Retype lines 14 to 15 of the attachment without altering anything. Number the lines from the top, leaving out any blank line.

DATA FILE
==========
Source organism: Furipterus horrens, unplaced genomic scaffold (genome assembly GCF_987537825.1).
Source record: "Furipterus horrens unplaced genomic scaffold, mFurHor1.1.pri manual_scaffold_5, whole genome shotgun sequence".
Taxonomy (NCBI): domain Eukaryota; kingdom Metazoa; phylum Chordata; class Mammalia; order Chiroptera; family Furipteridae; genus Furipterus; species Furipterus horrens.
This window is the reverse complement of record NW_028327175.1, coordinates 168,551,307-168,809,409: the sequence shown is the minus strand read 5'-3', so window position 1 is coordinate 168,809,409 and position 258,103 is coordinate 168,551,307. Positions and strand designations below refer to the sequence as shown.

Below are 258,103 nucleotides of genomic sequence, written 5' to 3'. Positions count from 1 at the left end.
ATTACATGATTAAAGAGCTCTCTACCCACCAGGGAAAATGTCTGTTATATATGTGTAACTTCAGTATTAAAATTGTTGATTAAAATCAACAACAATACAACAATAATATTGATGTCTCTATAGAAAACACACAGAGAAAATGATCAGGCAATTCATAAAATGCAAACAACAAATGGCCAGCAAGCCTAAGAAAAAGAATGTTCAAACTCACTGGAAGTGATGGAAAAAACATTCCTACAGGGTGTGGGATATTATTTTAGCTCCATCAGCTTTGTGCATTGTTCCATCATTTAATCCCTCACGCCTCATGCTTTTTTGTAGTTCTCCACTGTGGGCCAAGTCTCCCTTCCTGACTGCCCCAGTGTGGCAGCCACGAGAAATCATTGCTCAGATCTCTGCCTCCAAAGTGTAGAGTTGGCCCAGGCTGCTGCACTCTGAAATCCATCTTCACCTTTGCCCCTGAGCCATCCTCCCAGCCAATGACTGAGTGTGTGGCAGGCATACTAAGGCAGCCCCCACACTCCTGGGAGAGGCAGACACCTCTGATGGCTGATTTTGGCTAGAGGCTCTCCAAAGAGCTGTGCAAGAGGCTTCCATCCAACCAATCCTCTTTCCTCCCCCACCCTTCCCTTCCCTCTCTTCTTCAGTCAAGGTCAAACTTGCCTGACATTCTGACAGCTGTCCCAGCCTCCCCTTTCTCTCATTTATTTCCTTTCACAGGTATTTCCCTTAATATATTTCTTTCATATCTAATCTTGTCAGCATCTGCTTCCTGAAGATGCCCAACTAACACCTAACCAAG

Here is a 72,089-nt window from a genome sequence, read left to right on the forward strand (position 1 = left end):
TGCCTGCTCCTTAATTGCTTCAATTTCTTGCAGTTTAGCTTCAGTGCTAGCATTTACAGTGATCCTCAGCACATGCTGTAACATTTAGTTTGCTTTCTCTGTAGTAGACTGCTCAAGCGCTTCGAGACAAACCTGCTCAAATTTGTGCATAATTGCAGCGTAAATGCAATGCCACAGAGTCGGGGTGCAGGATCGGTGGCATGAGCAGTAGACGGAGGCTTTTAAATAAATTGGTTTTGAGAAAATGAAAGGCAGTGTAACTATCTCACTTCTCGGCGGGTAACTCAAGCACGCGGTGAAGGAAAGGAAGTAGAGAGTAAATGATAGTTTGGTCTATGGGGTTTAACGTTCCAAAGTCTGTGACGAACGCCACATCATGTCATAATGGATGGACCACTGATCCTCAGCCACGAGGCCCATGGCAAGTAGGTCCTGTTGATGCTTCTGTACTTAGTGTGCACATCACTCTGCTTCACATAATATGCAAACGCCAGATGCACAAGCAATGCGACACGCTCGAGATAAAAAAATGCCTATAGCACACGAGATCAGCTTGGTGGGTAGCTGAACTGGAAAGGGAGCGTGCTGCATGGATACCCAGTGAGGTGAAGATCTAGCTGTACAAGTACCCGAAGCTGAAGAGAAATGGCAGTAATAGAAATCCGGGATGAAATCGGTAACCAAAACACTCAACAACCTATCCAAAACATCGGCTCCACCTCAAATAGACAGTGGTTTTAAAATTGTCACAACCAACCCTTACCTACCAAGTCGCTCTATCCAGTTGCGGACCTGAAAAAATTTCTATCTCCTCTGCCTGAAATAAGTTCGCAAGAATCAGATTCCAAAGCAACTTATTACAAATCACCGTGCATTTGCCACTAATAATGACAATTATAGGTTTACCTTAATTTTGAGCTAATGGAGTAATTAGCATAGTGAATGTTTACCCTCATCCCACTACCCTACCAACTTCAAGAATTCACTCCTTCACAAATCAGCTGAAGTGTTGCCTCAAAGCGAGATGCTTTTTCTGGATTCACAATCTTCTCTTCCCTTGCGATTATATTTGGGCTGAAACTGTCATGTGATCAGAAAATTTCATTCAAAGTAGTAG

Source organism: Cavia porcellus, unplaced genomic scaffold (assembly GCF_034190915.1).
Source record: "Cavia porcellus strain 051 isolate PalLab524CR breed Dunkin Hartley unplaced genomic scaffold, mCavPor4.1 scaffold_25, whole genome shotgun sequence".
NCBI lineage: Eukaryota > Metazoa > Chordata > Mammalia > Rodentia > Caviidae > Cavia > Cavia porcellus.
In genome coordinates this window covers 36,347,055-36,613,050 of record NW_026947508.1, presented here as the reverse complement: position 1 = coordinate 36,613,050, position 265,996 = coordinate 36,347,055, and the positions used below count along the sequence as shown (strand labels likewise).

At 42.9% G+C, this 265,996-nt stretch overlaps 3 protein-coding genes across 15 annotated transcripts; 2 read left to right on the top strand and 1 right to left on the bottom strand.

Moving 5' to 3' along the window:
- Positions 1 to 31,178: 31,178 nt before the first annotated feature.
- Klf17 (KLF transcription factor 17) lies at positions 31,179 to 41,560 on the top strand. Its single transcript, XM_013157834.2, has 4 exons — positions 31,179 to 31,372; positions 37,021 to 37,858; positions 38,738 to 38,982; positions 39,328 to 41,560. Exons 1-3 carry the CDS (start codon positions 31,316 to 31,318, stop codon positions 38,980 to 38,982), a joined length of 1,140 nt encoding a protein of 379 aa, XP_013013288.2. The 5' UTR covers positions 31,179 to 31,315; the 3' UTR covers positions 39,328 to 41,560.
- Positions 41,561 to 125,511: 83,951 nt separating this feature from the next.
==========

Moving 5' to 3' along the window:
- Positions 1 to 31,178: 31,178 nt before the first annotated feature.